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Non-Competitive Sports & Activities for Your Pre-Teen

Every child deserves a positive sport and movement experience, one that meets their needs and brings them joy. Being active and engaged is an essential part of a pre-teen’s growth and development, positively impacting their mental and physical well-being. But what do you do if your pre-teen who doesn’t want or shies away from the pressures or commitment of a competitive sport? What if it’s just not the right fit for your child?

If this sounds familiar to you, we share a similar struggle. This past February, my 11-year-old daughter announced that she wanted to play volleyball. As a parent who has spent years trying to find ‘that’ activity for my child, I was ecstatic! Still, my excitement turned to worry, even though I’ve spent the better part of two decades teaching and coaching within the sport and recreation community. Why? Volleyball is outside my wheelhouse, and I was eager to find a program that met my daughter’s skill level and desire to participate at a recreational level.

Like mine, your pre-teen is at a unique time in their physical and emotional development. Research supports the positive impact physical activity can have on the developing adolescent. Physically, significant changes are happening with your child - the onset of puberty and unexpected growth spurts - all of which can affect your child’s sensory and motor development. Your once nimble child may now appear clumsy and awkward. The good news is that regular exercise can help improve your child’s coordination and positively affect their self-concept.

The pre-teen years are a time of increased independence, self-awareness, and desire for autonomy. Your child will also begin to connect what they do now with the long-term effects of those actions. Why is this important? The pre-teen years offer an incredible opportunity to sample and try new activities that support their ever-changing body and competencies while promoting a positive self-concept.

Recreational activities are the perfect platform for your developing pre-teen to experience new sports and activities in non-threatening, non-competitive environments; ones that are focused on fun, enjoyment, and the development of physical skills and competencies but also support your child’s developing autonomy.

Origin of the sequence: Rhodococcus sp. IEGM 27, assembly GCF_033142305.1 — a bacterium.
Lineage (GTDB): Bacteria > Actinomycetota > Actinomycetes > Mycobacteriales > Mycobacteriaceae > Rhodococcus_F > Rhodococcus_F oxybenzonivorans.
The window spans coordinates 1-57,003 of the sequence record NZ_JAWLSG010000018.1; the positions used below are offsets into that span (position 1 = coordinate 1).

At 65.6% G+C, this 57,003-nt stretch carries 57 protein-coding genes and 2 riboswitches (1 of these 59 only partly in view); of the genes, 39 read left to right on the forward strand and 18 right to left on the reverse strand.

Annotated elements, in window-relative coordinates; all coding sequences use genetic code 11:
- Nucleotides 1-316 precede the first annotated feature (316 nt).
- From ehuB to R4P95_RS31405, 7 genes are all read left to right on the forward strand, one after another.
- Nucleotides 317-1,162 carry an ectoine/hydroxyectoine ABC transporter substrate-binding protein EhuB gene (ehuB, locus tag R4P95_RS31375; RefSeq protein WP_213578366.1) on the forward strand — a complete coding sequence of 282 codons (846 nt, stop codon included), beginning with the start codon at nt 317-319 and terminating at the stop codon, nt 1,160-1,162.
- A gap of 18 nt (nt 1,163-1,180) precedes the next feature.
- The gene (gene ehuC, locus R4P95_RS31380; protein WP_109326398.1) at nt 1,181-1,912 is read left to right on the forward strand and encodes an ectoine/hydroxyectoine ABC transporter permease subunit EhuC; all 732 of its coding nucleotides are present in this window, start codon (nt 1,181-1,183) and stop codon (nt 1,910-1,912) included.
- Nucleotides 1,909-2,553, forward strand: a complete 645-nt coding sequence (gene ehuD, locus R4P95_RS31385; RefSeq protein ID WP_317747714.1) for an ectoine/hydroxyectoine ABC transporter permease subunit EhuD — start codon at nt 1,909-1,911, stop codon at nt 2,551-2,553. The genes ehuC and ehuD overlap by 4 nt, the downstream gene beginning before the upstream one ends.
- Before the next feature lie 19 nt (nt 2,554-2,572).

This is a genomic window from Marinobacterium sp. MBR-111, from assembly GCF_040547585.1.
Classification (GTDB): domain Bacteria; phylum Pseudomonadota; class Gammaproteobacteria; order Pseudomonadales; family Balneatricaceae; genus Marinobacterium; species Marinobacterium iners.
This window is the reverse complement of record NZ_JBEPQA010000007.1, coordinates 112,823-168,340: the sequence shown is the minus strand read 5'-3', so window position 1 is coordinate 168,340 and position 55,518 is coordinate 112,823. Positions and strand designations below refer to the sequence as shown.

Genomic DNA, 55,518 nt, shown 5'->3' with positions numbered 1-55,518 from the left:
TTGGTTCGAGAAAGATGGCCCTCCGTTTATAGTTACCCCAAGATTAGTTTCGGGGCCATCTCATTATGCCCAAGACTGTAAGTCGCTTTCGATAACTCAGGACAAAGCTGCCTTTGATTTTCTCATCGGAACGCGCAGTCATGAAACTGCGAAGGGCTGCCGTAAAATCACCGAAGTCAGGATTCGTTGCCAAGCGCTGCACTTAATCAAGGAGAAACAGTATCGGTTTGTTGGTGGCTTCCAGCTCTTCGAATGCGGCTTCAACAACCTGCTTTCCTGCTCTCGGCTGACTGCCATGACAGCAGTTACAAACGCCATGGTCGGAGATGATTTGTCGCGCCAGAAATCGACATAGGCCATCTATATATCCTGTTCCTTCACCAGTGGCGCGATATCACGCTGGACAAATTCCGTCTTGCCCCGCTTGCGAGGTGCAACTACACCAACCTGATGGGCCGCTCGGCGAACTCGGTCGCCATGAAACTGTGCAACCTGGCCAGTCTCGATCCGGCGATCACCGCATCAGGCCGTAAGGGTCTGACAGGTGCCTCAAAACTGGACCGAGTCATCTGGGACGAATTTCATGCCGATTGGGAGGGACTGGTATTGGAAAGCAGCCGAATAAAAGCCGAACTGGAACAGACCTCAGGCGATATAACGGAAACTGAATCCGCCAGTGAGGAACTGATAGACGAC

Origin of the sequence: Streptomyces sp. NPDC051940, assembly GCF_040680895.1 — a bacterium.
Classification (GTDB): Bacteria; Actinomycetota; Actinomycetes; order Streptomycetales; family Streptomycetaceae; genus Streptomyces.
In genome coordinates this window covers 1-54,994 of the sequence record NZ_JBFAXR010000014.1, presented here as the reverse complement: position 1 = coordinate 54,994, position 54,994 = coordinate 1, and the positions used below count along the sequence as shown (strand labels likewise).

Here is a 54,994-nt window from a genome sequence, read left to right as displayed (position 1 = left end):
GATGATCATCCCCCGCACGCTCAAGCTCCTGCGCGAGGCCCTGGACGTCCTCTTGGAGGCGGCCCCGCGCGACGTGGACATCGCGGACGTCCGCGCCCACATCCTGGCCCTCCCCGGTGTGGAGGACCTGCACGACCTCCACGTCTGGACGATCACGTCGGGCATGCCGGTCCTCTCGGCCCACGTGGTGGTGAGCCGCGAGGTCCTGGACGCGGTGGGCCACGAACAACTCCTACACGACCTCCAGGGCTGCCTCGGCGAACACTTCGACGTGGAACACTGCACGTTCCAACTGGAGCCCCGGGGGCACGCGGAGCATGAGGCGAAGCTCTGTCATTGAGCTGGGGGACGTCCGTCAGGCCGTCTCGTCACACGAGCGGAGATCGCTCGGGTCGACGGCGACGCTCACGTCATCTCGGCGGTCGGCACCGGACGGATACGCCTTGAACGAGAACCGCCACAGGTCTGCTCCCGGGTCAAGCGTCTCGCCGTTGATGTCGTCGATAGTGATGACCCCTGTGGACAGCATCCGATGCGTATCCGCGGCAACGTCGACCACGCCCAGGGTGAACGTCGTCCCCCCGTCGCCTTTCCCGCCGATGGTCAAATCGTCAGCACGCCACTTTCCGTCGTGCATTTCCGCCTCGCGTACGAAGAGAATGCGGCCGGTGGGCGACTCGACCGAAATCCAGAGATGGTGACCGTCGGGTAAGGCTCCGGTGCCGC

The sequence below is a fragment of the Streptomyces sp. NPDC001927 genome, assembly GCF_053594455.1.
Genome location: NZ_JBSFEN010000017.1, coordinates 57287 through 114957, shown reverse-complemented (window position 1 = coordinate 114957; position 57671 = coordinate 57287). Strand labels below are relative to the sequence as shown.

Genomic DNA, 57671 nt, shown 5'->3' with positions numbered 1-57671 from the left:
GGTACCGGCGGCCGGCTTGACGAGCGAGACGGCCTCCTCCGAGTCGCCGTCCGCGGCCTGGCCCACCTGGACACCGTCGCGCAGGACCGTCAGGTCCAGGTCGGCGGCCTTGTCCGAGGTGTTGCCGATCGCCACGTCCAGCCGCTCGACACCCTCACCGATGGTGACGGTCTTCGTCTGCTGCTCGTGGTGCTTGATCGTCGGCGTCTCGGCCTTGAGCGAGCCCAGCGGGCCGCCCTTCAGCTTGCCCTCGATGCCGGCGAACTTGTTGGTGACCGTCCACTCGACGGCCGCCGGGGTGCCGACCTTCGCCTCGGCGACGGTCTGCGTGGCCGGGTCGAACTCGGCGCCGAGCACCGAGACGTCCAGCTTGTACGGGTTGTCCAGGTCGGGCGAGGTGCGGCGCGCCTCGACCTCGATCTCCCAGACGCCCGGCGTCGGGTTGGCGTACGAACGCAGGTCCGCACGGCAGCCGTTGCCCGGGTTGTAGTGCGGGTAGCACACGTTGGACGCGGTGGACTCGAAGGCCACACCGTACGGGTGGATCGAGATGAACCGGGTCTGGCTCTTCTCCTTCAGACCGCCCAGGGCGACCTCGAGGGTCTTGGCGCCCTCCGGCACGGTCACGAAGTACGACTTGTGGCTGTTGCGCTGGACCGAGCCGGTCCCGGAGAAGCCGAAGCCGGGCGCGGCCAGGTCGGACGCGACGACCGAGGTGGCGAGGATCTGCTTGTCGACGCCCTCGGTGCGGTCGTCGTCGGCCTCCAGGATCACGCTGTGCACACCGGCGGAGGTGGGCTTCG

And there’s more good news: Calgary boasts many fantastic, recreationally-focused sports and activities. Here are a few questions to consider when looking into recreational programming for your non-competitively-minded pre-teen:

  • What is the organization’s mission statement? Do their values align with recreational and inclusive programming?

  • What training and expertise do their coaches have? (Just because it’s recreational programming doesn’t mean standards should drop or are less important.)

  • What is the expected commitment level?

  • How many classes and hours per week?

  • Do they offer a free class trial or a 10-visit card?

  • What sort of equipment is needed, and do they supply it? If not, what are the additional costs?

Here are a few of the samplings the Calgary recreation scene has to offer your developing pre-teen. There are many options, from team sports to individual pursuits and everything in between.

Recreational sports programs - individual activities with limited equipment required:

Team sports:

Girls-only groups:

Starting a new sport or activity can require a financial commitment toward gear and equipment. If your child’s chosen activity requires gear, consider many of Calgary’s second-hand sports stores or gear-swap options.

For a couple local second-hand options, try:

The most important thing is that your pre-teen is enjoying their movement experience and reaping the mental and physical benefits of living an active lifestyle.

Helping facilitate your pre-teen’s recreational movement opportunities will affect their long-term participation and provide many real-time benefits such as mood, physical health, and sense of belonging.

This is the perfect time in your child’s life and stage of development to try something new, and actively search out activities in different environments that focus on different skills. The variety of each experience will help build a confident mover. So, move and move often! All movement is good movement!

Mairin is a third-year MRU Physical Literacy student, a sport and recreation educator, and a mother of three active children. 






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